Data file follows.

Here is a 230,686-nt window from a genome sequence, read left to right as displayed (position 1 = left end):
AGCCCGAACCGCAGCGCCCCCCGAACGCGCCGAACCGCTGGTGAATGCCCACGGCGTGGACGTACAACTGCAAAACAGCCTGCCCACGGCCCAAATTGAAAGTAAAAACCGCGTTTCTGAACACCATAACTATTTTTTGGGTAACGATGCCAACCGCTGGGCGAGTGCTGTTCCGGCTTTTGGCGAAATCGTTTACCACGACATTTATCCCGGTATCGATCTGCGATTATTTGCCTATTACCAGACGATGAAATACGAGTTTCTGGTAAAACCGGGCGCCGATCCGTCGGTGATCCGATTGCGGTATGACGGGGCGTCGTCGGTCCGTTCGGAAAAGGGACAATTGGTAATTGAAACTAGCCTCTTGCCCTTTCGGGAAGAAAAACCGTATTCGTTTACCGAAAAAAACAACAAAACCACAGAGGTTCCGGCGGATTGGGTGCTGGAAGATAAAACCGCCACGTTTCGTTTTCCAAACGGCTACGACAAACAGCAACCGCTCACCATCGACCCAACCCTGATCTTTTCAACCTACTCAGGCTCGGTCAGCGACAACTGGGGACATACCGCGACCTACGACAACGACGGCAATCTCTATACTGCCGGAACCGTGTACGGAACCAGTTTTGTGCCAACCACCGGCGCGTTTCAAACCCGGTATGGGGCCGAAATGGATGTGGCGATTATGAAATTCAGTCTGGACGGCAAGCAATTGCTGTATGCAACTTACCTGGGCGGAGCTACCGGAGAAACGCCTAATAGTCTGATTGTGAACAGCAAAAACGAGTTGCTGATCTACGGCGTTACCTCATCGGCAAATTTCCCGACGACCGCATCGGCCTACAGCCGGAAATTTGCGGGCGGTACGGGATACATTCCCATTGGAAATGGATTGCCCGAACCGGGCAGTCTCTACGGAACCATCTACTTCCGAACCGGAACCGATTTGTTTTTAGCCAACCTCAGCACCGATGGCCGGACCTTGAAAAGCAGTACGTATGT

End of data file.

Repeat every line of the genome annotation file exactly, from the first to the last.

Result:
Here is a 230,686-nt window from a genome sequence, read left to right as displayed (position 1 = left end):
AGCCCGAACCGCAGCGCCCCCCGAACGCGCCGAACCGCTGGTGAATGCCCACGGCGTGGACGTACAACTGCAAAACAGCCTGCCCACGGCCCAAATTGAAAGTAAAAACCGCGTTTCTGAACACCATAACTATTTTTTGGGTAACGATGCCAACCGCTGGGCGAGTGCTGTTCCGGCTTTTGGCGAAATCGTTTACCACGACATTTATCCCGGTATCGATCTGCGATTATTTGCCTATTACCAGACGATGAAATACGAGTTTCTGGTAAAACCGGGCGCCGATCCGTCGGTGATCCGATTGCGGTATGACGGGGCGTCGTCGGTCCGTTCGGAAAAGGGACAATTGGTAATTGAAACTAGCCTCTTGCCCTTTCGGGAAGAAAAACCGTATTCGTTTACCGAAAAAAACAACAAAACCACAGAGGTTCCGGCGGATTGGGTGCTGGAAGATAAAACCGCCACGTTTCGTTTTCCAAACGGCTACGACAAACAGCAACCGCTCACCATCGACCCAACCCTGATCTTTTCAACCTACTCAGGCTCGGTCAGCGACAACTGGGGACATACCGCGACCTACGACAACGACGGCAATCTCTATACTGCCGGAACCGTGTACGGAACCAGTTTTGTGCCAACCACCGGCGCGTTTCAAACCCGGTATGGGGCCGAAATGGATGTGGCGATTATGAAATTCAGTCTGGACGGCAAGCAATTGCTGTATGCAACTTACCTGGGCGGAGCTACCGGAGAAACGCCTAATAGTCTGATTGTGAACAGCAAAAACGAGTTGCTGATCTACGGCGTTACCTCATCGGCAAATTTCCCGACGACCGCATCGGCCTACAGCCGGAAATTTGCGGGCGGTACGGGATACATTCCCATTGGAAATGGATTGCCCGAACCGGGCAGTCTCTACGGAACCATCTACTTCCGAACCGGAACCGATTTGTTTTTAGCCAACCTCAGCACCGATGGCCGGACCTTGAAAAGCAGTACGTATGT